Also, UGC has been successful in producing content. Allowing guest posts on a blog provides a wide variety of content, coming from different voices, and keeps the blog fresh. No longer is there a couple of authors trying to produce content; instead, there is a whole community that is uploading information.
The success of these types of communities was evident in 2004 when a tsunami ripped through the Indian Ocean. The National Geographic found that more people were informed via blogs and social media than by CNN or BBC.
There are drawbacks to allowing guest posts, however, which will be addressed in the next section.
Things Are Running Amuck
There are many problems that are associated with UGC – some of which can invoke legal implications.
One problem with UGC is the fact that anyone could be publishing the information…
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Users are constantly posting illegal material. Vidmeter found that nearly 10% of videos on YouTube are uploaded without the content owner’s consent. This can result in legal ramifications towards both the website and the person that illegally uploaded the content.
Also, many people have issues trusting UGC – especially when it comes to blogs. Users question whether or not those providing information on a certain topic are experts or an amateur. This is especially true for those seeking information on science and medicine, as mentioned in Balasubramaniam’s article. By only allowing experts to make guest posts, it provides higher-quality content and a sense of trust for the consumer.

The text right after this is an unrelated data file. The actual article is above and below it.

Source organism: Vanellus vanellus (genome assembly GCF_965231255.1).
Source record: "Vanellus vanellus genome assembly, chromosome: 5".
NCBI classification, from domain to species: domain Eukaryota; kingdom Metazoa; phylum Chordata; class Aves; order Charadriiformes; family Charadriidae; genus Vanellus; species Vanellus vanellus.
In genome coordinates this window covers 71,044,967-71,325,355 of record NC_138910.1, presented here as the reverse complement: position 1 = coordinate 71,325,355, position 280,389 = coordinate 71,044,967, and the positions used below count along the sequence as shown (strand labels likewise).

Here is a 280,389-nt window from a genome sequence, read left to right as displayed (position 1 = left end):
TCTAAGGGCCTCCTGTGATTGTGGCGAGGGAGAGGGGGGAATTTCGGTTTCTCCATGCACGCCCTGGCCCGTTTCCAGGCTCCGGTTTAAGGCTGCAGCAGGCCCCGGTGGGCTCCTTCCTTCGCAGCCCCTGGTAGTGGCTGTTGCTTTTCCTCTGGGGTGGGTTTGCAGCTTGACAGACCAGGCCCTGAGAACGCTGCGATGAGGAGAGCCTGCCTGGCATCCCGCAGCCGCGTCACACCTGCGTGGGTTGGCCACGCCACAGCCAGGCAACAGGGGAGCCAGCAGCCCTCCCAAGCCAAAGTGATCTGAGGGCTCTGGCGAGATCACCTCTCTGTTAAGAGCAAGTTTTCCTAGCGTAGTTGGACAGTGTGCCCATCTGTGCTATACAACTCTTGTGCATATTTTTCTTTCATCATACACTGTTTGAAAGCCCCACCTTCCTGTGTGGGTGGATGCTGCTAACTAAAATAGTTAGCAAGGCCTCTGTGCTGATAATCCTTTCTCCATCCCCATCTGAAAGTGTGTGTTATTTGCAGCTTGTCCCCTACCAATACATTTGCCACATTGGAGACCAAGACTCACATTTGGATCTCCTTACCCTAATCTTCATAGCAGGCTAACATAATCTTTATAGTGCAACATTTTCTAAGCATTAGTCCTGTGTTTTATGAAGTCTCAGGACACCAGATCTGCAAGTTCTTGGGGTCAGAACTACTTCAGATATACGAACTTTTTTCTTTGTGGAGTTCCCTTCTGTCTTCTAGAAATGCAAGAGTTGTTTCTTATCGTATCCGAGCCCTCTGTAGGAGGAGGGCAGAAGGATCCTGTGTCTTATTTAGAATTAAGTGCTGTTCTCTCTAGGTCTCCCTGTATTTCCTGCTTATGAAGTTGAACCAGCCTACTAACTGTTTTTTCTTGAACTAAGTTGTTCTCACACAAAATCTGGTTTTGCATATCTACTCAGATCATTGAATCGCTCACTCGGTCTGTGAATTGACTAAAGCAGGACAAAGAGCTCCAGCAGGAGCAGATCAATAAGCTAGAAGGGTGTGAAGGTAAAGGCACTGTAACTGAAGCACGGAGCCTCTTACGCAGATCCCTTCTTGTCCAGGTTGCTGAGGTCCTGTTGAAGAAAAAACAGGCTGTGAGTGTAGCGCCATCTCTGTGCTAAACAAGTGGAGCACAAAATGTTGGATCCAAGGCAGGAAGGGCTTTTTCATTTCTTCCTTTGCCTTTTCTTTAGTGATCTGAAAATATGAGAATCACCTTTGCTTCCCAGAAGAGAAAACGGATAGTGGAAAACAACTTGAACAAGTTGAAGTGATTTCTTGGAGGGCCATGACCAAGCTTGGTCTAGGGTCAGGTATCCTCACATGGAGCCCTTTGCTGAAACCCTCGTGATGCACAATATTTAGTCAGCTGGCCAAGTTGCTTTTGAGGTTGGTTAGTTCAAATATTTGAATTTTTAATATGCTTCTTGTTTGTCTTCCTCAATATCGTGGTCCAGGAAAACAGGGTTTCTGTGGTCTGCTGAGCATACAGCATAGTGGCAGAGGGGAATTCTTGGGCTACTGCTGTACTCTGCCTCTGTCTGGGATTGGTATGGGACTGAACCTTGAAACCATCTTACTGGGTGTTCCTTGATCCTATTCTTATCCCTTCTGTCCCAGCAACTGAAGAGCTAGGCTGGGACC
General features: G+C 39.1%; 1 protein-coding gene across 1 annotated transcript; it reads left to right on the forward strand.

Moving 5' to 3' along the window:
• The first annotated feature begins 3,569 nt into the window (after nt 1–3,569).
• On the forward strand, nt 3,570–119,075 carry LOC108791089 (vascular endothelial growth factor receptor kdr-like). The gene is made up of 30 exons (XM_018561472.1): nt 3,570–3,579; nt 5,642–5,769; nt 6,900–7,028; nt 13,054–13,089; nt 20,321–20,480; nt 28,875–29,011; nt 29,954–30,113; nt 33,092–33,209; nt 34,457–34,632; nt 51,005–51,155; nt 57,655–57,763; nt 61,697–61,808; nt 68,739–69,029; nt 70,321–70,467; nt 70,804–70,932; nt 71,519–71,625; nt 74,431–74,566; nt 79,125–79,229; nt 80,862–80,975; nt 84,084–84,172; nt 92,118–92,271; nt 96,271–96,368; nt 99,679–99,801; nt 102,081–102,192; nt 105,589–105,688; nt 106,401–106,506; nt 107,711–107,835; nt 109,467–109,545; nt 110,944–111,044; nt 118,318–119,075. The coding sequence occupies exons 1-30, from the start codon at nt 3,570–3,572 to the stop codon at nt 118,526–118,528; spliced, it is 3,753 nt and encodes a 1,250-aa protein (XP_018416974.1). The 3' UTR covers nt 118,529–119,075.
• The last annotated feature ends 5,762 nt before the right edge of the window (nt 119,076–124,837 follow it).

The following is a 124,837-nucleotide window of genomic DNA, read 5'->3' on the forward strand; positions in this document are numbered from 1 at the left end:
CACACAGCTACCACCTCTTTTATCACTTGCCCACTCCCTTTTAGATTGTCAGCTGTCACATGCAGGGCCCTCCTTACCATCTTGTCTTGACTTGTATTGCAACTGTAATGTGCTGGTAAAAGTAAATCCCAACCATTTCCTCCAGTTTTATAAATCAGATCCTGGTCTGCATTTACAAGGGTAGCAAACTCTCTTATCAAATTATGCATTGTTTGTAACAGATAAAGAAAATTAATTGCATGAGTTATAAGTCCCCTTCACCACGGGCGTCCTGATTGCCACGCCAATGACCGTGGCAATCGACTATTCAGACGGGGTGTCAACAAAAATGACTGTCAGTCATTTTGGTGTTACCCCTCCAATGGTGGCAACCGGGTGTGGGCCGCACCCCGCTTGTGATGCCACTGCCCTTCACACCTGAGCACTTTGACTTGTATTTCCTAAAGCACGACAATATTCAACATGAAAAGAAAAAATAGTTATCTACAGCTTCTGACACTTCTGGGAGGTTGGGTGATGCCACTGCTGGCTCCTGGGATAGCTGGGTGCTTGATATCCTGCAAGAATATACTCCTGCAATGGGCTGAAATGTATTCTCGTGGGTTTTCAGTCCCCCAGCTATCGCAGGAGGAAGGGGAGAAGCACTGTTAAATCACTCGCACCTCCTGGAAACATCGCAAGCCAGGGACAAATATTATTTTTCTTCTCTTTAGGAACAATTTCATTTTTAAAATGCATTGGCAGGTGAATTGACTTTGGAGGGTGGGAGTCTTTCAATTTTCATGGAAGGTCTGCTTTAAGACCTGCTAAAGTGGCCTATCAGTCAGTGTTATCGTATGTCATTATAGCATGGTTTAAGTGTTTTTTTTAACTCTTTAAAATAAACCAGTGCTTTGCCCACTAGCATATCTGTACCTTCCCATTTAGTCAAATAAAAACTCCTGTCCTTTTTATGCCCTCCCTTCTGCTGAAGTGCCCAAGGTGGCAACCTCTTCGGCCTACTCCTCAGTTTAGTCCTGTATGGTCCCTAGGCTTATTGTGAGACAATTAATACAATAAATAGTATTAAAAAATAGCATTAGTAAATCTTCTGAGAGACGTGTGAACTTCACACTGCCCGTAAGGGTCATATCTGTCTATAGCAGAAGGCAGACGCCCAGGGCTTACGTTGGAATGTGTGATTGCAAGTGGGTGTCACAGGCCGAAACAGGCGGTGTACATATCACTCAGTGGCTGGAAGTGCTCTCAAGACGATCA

These types of blogs, however, can still provide UGC without allowing guests themselves to make the post. Incorporating tweets, comments and pictures from viewers into a post makes them feel as though they are contributing. It is important, however, to make sure that you acknowledge the user for providing the content.
The Future… Don’t Be Scared
As UGC continues to rise, its future seems bright. That being said, there are already many areas that are being identified for improvement.
As companies become more and more concerned with product reviews online, a shift is being made by PR departments to curtail bad reviews. By allowing users to only see reviews from people they trust (such as their Facebook friends or experts in the field), it would drastically improve reliability.
Also, users are becoming concerned with private information posted on social media sites becoming difficult to control. Other users can tag pictures of someone, thus having it become attached to your name.
Many companies have found it difficult to monetize sites that provide UGC, as most of these sites are trends that eventually phase out. Improvements are being sought as to how monetizing these sites is possible.
Have no fear, however. UGC is improving vastly every day, and is making your online experience much more pleasurable. By finding which form of UGC will best complement your website, you can improve your customer’s experience and drive more traffic to your site.